what we may conceive of the angelic character, than any perhaps whom biography describes. His spirit of utter self-sacrifice, of entire submission to the will of his Heavenly Father, of perfect trust in His Divine care and Paternal providence and love,—an almost angelic superiority to all earthly wishes, and complete consecration of himself to his God, joined at the same time with a course of active duty and love to his fellow-men,—these traits of character, as exhibited throughout his admirable writings and in his whole life and conduct, place him among the most elevated spirits that have adorned and blessed humanity and the world.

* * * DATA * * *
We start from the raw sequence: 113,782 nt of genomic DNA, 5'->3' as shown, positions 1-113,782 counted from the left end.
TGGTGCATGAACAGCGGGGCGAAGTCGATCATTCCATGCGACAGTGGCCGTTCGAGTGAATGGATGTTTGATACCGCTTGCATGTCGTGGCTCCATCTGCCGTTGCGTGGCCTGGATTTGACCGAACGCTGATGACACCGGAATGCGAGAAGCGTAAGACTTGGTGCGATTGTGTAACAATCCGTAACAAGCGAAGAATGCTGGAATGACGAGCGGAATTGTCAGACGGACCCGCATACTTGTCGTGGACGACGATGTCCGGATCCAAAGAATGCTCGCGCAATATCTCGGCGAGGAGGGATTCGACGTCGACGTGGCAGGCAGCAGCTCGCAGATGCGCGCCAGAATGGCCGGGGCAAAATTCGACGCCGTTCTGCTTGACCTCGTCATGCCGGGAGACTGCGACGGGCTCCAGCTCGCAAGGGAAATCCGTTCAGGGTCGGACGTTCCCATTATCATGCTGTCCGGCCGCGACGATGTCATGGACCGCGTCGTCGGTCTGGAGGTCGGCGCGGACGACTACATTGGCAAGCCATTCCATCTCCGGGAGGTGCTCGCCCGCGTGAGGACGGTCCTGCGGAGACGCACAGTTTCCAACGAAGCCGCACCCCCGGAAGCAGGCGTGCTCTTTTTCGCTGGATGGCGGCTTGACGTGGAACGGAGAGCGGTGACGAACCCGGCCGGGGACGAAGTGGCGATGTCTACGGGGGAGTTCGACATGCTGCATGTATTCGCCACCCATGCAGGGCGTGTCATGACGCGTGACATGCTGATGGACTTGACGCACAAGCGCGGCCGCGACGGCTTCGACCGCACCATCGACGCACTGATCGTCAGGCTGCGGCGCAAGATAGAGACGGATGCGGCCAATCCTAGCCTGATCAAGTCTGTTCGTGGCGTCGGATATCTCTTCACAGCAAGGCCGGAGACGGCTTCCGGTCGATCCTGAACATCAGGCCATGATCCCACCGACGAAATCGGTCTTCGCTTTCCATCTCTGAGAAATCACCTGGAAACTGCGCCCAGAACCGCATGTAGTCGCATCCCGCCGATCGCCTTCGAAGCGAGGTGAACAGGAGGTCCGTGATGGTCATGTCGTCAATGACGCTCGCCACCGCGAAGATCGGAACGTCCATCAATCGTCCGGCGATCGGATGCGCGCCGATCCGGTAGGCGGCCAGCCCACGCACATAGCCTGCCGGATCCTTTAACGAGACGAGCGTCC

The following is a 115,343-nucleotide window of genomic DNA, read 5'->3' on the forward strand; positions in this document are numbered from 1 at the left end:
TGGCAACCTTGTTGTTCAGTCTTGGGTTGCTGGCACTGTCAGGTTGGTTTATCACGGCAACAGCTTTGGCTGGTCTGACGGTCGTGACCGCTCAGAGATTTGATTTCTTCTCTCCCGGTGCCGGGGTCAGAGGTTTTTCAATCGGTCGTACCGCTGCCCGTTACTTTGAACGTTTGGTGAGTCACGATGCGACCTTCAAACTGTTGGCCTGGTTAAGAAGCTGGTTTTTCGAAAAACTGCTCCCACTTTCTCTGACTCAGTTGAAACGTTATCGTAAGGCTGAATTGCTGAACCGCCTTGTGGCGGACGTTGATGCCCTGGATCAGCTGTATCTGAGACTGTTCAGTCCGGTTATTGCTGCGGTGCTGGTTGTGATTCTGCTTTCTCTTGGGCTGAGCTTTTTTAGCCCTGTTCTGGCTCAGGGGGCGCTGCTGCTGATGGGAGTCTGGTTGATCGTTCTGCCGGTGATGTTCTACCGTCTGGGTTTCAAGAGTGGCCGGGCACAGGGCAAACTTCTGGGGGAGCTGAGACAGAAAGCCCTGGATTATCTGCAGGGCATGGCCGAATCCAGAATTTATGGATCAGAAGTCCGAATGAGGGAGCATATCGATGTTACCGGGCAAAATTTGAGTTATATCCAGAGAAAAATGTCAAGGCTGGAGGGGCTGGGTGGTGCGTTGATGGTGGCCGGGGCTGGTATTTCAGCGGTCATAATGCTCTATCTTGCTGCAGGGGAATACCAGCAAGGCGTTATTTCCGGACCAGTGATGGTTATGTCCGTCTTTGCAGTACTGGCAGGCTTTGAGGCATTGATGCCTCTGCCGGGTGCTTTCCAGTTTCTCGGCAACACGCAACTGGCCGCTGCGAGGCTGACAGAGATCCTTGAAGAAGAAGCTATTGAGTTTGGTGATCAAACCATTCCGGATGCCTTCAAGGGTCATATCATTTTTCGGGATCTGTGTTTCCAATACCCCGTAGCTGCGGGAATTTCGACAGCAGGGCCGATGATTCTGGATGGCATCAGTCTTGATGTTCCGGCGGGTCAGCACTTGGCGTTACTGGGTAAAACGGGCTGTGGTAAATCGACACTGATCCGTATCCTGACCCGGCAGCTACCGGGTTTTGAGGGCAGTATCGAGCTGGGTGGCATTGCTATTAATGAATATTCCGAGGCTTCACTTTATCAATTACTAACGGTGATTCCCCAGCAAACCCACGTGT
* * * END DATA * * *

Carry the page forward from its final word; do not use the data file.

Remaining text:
These two high-souled men, France claims for her own, as England claims Howard. America, too, has one, who in his own line and kind of goodness, stands perhaps first and highest,—the patriot Washington. Noble and disinterested, faithful and true, was that great man,—an example to the world; one, who by his lofty virtue, as well as by the native dignity and firmness oi his character, excited the awe, mingled with admiration, of all who approached him. Whence came that lofty virtue and disinterested patriotism, and whence, too, the wisdom and power, by which it accomplished its high ends? Look into Washington's private history, and we discern the secret. Behold him, in the darkest hour of his country's struggle, and when fear and distress filled every heart,—behold him, near the winter camp where the snow was marked by the bleeding feet of his poor soldiers,—kneeling, in a retired spot, beneath a tree, and offering up a fervent prayer to God above, for his country's deliverance. In this act of devotion he was overheard by a passer-by: and the listener, struck and awed by what he had wit-